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Riding In A Hyperloop Pod Looks As Bad As It Sounds

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A few weeks ago we saw one Hyperloop start-up company display a small-scale propulsion technology for the 700 mph transportation of our future. Where that company is more focused on cargo transport, the second company, Hyperloop Transportation Technologies, is tackling human transport—and it looks a little too cozy.

Following the propulsion demonstration earlier this month I talked about how the future still promises to be boring. I get bored by riding in a car for hours at a time, or on a train, or in a plane. I had imagined that riding in an enclosed tube, 700 miles per hour or not, would be just as boring.


And based on today’s preview of the transportation pods Hyperloop Transportation Technologies revealed today, not only will it be just like riding a boring old train, but it will also be an extremely tight fit. It’s not like humans not fitting in seats is already a popular issue in public transportation, right? Oh, no wait, that’s wrong.


Just look at these photos from The Verge of the current concept for HTT’s human Hyperloop pods:

Look at that aisle! Those seats! What the hell is this?

Okay first the nitpicking—that is not an aisle so much as it is a social-anxiety inducing violation of personal space for everyone involved. What is that, like a foot wide? Will I be carrying luggage? It doesn’t even look like I can lift my arms!


Now for the serious issue—the seats. Simply put, this is not going to work out for the average American. Or even the average human adult!

Of course this is just a concept visualization. It’s a little difficult to tell just how large the dimensions are, but we don’t have a human model to go off of. With everything in reference to each component, things look tight.


My issues with the seats:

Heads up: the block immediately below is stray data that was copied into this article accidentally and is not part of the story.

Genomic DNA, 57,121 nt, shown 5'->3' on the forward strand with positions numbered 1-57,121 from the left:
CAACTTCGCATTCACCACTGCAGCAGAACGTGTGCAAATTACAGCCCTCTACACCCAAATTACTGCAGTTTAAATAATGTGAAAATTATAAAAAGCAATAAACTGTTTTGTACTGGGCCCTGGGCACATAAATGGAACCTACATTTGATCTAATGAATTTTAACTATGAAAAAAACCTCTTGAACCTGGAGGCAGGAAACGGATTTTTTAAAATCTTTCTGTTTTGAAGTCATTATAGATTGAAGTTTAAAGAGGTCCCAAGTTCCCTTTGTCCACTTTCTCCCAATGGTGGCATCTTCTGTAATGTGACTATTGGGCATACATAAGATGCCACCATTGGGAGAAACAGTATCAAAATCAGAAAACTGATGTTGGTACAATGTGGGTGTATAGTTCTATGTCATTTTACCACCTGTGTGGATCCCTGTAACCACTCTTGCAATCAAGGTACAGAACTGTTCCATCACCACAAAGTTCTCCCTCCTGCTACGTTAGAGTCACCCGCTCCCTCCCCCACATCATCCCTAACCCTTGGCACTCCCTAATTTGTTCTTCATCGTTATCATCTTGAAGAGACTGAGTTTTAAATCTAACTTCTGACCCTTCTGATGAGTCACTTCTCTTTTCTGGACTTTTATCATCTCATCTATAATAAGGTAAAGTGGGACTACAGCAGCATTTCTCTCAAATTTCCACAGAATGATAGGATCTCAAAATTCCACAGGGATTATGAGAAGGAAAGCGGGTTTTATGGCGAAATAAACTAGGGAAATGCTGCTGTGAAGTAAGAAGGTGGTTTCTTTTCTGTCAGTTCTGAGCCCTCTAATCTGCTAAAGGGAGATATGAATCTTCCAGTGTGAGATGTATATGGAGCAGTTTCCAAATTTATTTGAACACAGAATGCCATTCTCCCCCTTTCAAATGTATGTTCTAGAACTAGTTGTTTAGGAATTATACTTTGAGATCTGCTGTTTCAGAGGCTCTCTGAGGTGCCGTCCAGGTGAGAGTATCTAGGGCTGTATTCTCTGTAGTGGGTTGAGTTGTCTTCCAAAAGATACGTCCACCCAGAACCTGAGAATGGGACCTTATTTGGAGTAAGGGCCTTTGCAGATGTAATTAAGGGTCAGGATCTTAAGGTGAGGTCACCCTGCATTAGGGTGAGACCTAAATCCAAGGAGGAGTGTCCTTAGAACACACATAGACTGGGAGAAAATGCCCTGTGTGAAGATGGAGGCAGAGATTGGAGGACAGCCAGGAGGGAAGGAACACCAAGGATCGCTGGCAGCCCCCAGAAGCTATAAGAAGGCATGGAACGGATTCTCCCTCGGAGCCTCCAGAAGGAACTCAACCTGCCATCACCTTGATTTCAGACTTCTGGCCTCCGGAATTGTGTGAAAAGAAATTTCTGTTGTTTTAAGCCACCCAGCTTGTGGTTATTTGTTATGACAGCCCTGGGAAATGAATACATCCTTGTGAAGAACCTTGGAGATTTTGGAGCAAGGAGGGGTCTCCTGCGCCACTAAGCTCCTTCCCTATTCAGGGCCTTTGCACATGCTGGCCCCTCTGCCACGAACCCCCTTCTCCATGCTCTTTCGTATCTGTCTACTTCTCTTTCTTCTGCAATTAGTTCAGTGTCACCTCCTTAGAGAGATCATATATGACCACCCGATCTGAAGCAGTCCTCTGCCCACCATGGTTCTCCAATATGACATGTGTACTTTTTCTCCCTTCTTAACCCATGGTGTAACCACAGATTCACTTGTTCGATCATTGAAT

• The width does not look wide enough. We already have issues with people having to purchase two airplane tickets and get belt extenders. These seats do not even appear wide enough to comfortably accommodate a college quarterback.
  • Lean with it, I guess. Look at the awkward wall in the seat! What’s wrong with the airplane style of sharing an armrest? I’d rather fight to have both arms on a rest of some-sort than only have the option for one arm resting comfortably! It sounds silly but, on a four hour journey, your back and neck and are going to start to ache from leaning over.
  • I’m not done talking about those stupid dividers. They cut off at head-level, so what is the point? If I can still get sneezed on, but now lack the ability for my arm to also get sneezed on (in a comfortable position), what is the point in putting up the divider anyway? Grant me full privacy or more comfort, not this abomination that strips away both.
  • Is there no seat adjustability? Why am I on a Hyperloop and not an airplane again? I’d never thought I would seriously consider a plane-seat experience to be marginally better than travelling 700 miles per hour, but here I am.

Let’s move on from the ridiculous comfort-deficient seating and focus on the rest of the Hyperloop experience we can gather from this video, also released today:

We get a conceptual preview on how the company plans to approach the issue of being encapsulated from the outside world on your journey with “augmented windows.”


These windows work to provide a virtual display of what you’re currently passing by, tracking your face to provide a realistic window-going experience. The panels displaying the view are interactive, allowing the user to check the weather, the speed of the Hyperloop, the time and a map of the journey. I’m sure there would also be the option to turn them off for napping. (You’ll notice the seats in this video are likely just a pre-visualization before the company settled on a solid concept.)

And that is the future, I guess? Again, we can’t fully judge the design just yet as we’re really, very, extremely far off from hitching a ride in a Hyperloop from any company.


Maybe it will never even happen. But if it does happen, I’m going to go on record and say I fully expect that aisle to widen and the dividers to shrink or completely disappear before anybody is zipping across states faster than it takes for a line to buildup on the on-board restroom.